Irish Soda Bread is delicious any time of year, but as we get closer to St. Patrick’s Day, it only makes sense that the bread works its way into your meals. The bread gets its name from the baking soda used to leaven the bread instead of yeast. This version from Food Network is a little more Americanized than the true Irish recipe, with sugar and currants, but it’s still a great way to celebrate the holiday at home.
• 3 1/2 cups all-purpose flour, plus more for work surface
• 3 tablespoons sugar
• 1 teaspoon baking soda
• 1 teaspoon kosher salt
• 4 tablespoons (1/2 stick) cold unsalted butter, cut into cubes
• 2/3 cup dried currants
• 1 teaspoon caraway seeds
• 1 1/4 cups buttermilk
• 1 large egg
• Irish butter, for serving
1. Preheat the oven to 375 degrees Fahrenheit. Line an 8-inch round cake pan with a large sheet of parchment paper, pressing it into the edges of the pan and leaving an overhang on 2 sides (the extra parchment will help you unmold the loaf later).
2. Whisk the flour, sugar, baking soda, and salt in a large bowl. Add the butter cubes to the flour mixture and toss to combine. Use a pastry blender or your fingertips to cut or rub the butter into the flour until the mixture resembles a coarse meal. Stir in the currants and caraway seeds.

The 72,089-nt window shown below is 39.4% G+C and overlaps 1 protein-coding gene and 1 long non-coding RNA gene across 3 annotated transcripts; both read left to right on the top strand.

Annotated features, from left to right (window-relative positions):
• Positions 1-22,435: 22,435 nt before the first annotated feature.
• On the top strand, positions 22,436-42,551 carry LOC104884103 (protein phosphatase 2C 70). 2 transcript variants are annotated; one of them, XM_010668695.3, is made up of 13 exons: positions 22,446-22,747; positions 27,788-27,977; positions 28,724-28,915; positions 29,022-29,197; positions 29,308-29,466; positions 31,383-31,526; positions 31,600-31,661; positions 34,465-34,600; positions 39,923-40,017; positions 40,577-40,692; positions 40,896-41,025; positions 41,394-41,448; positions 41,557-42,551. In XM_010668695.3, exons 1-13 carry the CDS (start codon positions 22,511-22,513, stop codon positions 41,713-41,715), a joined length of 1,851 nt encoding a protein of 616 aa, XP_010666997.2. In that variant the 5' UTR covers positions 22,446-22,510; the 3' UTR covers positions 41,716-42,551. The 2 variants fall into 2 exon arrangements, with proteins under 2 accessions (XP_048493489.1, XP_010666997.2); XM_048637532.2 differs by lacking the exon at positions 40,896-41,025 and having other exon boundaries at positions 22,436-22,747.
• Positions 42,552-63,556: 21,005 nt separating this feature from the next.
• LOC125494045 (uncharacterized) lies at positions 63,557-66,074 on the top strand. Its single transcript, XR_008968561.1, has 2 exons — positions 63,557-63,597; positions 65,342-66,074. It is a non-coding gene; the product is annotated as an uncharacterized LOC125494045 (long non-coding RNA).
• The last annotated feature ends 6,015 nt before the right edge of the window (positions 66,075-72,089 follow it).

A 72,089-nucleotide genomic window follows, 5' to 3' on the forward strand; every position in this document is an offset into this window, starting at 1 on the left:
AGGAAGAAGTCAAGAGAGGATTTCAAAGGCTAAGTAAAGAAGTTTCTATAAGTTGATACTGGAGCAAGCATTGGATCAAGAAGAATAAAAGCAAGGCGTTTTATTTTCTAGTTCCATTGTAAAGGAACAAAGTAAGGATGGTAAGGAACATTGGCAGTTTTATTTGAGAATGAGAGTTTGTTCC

3. Whisk the buttermilk and egg together in a separate bowl or liquid measuring cup. Make a well in the center of the dry ingredients and pour the buttermilk mixture into the center. Use a wooden spoon or rubber spatula to stir the mixture until it comes together in a shaggy mass.
4. Lightly dust a work surface with flour. Turn the dough mixture out onto the floured surface and knead a few times to bring it together. Shape it into a domed disk. Place the dough into the prepared cake pan and cut a cross about 1/2-inch deep into the surface of the dough with a sharp knife. Bake until the top is puffed and lightly browned and a cake tester comes out clean, 60 to 75 minutes.
5. Remove from the oven and use the parchment overhang to lift the bread from the pan. Place on a wire rack to cool completely. Serve with good Irish butter.
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